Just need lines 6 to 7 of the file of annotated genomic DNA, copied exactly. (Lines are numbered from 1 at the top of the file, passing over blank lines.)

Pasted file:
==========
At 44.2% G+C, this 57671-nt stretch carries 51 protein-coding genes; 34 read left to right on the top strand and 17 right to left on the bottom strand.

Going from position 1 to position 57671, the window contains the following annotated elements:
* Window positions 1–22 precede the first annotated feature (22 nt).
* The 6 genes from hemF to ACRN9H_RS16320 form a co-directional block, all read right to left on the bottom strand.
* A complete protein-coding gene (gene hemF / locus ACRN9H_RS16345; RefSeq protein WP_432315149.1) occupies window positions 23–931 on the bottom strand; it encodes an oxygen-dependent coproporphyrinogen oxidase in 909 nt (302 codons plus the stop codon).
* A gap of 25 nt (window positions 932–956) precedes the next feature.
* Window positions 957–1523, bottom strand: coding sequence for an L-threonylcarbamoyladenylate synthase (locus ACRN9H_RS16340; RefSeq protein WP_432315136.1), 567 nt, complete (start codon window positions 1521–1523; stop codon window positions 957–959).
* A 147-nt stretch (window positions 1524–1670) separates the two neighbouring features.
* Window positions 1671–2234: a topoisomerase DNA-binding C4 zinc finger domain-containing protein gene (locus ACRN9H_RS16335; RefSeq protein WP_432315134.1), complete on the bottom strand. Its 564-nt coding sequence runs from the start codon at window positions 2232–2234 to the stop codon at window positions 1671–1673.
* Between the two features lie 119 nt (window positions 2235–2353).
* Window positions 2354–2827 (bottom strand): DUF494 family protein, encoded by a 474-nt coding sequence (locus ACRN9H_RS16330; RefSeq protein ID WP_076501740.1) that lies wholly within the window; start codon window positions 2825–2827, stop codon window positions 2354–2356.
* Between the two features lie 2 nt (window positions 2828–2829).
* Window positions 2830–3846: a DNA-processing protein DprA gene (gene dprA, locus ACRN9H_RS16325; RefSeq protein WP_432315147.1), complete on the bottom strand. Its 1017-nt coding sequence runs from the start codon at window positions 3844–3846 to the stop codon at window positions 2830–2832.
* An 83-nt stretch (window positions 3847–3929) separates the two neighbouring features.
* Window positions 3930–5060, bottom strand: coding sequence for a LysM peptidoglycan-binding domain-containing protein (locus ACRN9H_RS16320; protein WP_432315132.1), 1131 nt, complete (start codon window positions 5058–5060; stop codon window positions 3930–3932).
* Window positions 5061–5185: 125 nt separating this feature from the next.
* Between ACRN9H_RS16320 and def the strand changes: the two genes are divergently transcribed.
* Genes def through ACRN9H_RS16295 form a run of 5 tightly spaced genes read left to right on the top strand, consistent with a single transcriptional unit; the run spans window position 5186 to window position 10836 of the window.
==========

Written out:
* A gap of 25 nt (window positions 932–956) precedes the next feature.
* Window positions 957–1523, bottom strand: coding sequence for an L-threonylcarbamoyladenylate synthase (locus ACRN9H_RS16340; RefSeq protein WP_432315136.1), 567 nt, complete (start codon window positions 1521–1523; stop codon window positions 957–959).